He reminds me of the head hunters that corporation put in place. They do a lot of cutting here and there that shows a quick response and profit but after a while, they find out they need the employees, departments for the long haul.

JDSteeler
01-25-2012, 10:17 PM
I just puked, and projectile-diarreahed all over myself!!!!

Thanks for telling me...

JD

RuthlessBurgher
01-26-2012, 11:21 AM
I just puked, and projectile-diarreahed all over myself!!!!

Thanks for telling me...

JD

http://images.icanhascheezburger.com/completestore/2009/4/23/128849693703522089.jpg

:lol:

flippy
01-26-2012, 11:43 AM
I can see JD frothing projectile diarrhea from the mouth like a crazed dog....

RuthlessBurgher
01-26-2012, 01:27 PM
I can see JD frothing projectile diarrhea from the mouth like a crazed dog....

http://brainshavings.com/images/info-meter.png

hawaiiansteel
02-05-2012, 03:41 PM
Updated: February 5, 2012

Roger Goodell let down by Pro Bowl

ESPN.com news services


The quality of play in this season's Pro Bowl has drawn criticism from fans, former players and at least one player who played in the game. On Sunday, commissioner Roger Goodell said you can add his name to the list of detractors.

In an appearance on ESPN Radio's "Mike and Mike in the Morning" on Sunday, Goodell said the league must address the quality of the game and even said he would consider eliminating the all-star game if it can't be improved upon.

NFL commissioner Roger Goodell comments on why he thinks the league's rule changes have been good for the game, the new policies regarding head injuries, Los Angeles, the future of the Pro Bowl and more.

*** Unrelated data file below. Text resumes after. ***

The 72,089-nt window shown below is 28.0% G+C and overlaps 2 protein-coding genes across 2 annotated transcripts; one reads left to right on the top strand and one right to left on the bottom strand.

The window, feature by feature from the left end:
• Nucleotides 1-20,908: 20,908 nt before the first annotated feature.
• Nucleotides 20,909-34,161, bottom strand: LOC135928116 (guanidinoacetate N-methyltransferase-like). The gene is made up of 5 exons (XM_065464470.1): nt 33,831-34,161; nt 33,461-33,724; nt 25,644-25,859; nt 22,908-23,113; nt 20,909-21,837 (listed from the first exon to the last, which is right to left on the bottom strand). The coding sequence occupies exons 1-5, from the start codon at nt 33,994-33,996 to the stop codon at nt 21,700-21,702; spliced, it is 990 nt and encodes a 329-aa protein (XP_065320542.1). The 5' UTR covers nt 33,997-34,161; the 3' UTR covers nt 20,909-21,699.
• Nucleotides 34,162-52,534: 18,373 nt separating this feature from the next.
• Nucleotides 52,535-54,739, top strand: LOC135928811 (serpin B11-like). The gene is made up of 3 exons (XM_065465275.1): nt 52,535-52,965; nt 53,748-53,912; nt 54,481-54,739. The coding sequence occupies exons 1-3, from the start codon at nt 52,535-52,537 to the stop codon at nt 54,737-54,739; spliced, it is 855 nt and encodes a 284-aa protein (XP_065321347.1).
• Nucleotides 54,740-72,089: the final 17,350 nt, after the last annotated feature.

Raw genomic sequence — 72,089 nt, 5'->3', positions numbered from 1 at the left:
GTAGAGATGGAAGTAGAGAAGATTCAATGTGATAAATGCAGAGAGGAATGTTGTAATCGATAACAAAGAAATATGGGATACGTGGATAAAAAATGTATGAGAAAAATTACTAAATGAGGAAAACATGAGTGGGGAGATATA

"I really didn't think that was the kind of football that we want to be demonstrating for our fans," Goodell said. "And you heard it from the fans. The fans were actively booing in the stands. They didn't like what they were seeing."

Goodell said something has to change.

"We're either going to have to improve the quality of what we're doing in the Pro Bowl or consider other changes or even considering eliminating the game if that's the kind of quality game we're going to provide," Goodell said.

Goodell said he talked to NFL Players Association executive director DeMaurice Smith about changes they need to make for the game.

"I know players love to be in Hawaii but we have to start with the quality of what we're doing," Goodell said. "If the fans are responding negatively to what we're doing, we better listen. And that was my message."

NFLPA spokesman George Atallah said Sunday via his Twitter account that the players don't want to lose the Pro Bowl from the annual schedule.

"The Pro Bowl is an important tradition; one that we as players want to keep," he wrote.

If the fans are responding negatively to what we're doing, we better listen.

-- Roger Goodell

Green Bay Packers quarterback Aaron Rodgers, who was named the NFL's MVP on Saturday, said this week that some of his NFC teammates "embarrassed themselves" with the effort they gave in the game.

"I was just surprised that some of the guys either didn't want to play or when they were in there didn't put any effort into it," Rodgers said.

The AFC routed the NFC 59-41 in a game that drew boos at Aloha Stadium in Honolulu for its lack of early intensity. Rodgers, who started and played the first quarter for the NFC, didn't name specific players.